Community-Supported Wind Farms

Denmark has successfully created renewable energy systems with community-supported wind farms for decades. Learn how you can partner with your neighbors and create clean, locally controlled wind farms in your community.


| June/July 2008



Wind Turbine Community

Get together with members of the community, and make wind work for everyone!


Illustration by Mark Herman

Perhaps you’d like to have a wind farm in your back yard, but for one reason or another, your property just isn’t a good location. Don’t despair, because someone else in your community might have an excellent site to put one or more turbines, where the wind always seems to blow. And if you can attract enough support from area residents, you may be able to install a medium to large-scale, locally owned wind farm that can benefit everyone in the community. Impossible? Not at all. In fact, this strategy has been used successfully for many years in Europe and is the foundation of the Danish wind industry, long recognized as a world leader in wind energy.

During the OPEC (Organization of Petroleum Exporting Countries) oil embargo and subsequent oil crises of the 1970s, there was a flurry of wind turbine activity in the United States and some significant advances were made in the technology. But in the early 1980s, when the Reagan administration dismantled the energy tax credits and incentives that had encouraged the installation of renewable energy systems nationwide, the U.S. wind power industry collapsed.

Denmark, on the other hand, understood the incredible long-term potential for wind power. In 1980, a newly elected government offered a 30 percent subsidy for the construction of new wind energy projects, and after a 20-year partnership between government and industry, more than 100,000 households (nearly 5 percent of the population) own one or more shares in a nearby turbine.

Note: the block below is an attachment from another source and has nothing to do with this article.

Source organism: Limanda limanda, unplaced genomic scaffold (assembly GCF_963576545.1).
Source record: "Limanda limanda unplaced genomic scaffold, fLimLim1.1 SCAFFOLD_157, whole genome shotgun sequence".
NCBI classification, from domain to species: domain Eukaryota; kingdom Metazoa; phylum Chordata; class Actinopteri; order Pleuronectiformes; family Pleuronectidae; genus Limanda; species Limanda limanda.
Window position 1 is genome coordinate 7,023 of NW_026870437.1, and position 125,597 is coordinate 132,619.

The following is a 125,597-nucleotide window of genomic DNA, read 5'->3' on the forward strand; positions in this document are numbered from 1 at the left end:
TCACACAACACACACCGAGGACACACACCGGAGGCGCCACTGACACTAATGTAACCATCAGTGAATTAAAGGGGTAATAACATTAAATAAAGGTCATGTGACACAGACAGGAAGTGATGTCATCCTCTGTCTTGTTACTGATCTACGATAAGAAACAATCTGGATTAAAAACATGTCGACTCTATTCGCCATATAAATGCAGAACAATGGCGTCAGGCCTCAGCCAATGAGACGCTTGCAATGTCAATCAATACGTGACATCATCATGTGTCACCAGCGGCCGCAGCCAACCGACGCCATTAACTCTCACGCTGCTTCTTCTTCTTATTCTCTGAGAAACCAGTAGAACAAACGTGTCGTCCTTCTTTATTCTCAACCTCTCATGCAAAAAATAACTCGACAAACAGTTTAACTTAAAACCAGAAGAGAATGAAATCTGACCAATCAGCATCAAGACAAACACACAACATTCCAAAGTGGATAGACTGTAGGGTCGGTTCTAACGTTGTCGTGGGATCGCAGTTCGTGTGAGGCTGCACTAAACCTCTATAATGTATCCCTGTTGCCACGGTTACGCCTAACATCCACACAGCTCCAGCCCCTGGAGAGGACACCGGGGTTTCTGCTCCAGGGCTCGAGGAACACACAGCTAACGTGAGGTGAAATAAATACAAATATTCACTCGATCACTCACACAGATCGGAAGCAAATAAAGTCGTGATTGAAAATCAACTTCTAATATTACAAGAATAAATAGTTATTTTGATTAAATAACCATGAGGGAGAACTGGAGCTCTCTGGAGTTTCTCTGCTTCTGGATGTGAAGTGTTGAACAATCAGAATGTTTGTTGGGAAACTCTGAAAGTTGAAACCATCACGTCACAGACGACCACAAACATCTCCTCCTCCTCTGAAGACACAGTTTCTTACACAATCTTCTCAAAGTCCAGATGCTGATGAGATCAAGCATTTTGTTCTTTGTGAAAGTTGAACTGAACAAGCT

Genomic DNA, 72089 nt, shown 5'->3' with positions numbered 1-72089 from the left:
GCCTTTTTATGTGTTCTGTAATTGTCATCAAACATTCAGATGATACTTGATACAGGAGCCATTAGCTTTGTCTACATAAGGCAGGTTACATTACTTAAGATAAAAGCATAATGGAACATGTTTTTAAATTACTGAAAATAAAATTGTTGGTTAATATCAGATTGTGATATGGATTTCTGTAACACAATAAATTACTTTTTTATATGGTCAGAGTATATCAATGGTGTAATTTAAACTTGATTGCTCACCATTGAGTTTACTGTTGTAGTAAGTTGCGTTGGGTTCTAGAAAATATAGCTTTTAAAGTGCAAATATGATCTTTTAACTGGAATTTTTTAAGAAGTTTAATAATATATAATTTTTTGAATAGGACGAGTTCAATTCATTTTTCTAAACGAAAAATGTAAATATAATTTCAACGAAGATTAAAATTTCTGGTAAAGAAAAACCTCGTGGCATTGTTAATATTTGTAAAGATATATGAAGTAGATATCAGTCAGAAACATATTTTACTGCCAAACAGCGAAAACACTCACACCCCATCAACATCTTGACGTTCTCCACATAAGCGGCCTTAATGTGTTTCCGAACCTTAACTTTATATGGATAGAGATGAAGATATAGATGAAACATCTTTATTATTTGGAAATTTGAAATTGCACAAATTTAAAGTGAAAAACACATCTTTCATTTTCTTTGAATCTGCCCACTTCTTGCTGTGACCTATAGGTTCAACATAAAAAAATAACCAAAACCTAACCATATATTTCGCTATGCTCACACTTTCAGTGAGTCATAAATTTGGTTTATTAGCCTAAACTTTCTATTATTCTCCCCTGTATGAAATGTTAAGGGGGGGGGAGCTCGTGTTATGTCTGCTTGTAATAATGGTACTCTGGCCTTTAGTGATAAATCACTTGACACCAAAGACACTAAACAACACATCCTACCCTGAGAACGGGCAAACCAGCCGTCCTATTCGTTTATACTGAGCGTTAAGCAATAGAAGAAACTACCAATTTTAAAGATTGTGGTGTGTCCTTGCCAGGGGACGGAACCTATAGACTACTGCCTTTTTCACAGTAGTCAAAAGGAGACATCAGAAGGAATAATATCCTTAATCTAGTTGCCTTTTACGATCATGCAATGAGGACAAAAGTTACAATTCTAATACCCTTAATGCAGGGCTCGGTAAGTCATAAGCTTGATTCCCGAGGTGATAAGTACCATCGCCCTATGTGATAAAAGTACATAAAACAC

What most Americans don’t know is that the vast majority of wind installations in Denmark were composed of small groups or clusters of mid-sized turbines, not the huge wind farms found in the United States. And these Danish wind turbines were operated by farmers, homeowners and small businesses, either independently or, more frequently, as cooperative ventures. There were three key components to the Danish wind initiative:

  1. Laws to allow wind power developers to connect to the electrical grid. 
  2. The legal requirement that utilities purchase the wind-generated electricity. 
  3. A guaranteed fair price. 

These requirements removed the biggest hurdles to developing the wind industry in Denmark. As a result, the initiative was spectacularly successful for many years. This same cooperative strategy also can be found in other northern European countries, especially Germany, the Netherlands, Sweden and, more recently, the United Kingdom. Communities in these countries have clearly shown that medium to large-sized wind turbines can be used to power farms, homes and businesses at a scale between the individual homeowner installation and large commercial wind farms.

The experience of community wind in Denmark and Germany is particularly instructive. Not only are the wind turbines, or clusters of turbines, distributed across the landscape, the ownership is spread across hundreds of thousands of individual participants. A quarter of the wind generating capacity in Denmark has been developed by windmill guilds (or vindmølleaug) roughly equivalent to what would be called cooperatives in North America. And in Germany, as much as one-third of the nation’s wind capacity has been built by associations of local landowners and residents, also known as Bürgerbeteiligung. Individual German investors have installed as much as 4,000 megawatts of wind-generating capacity, an investment of over $4.8 billion. About 200,000 people in Germany own shares of a local wind turbine.





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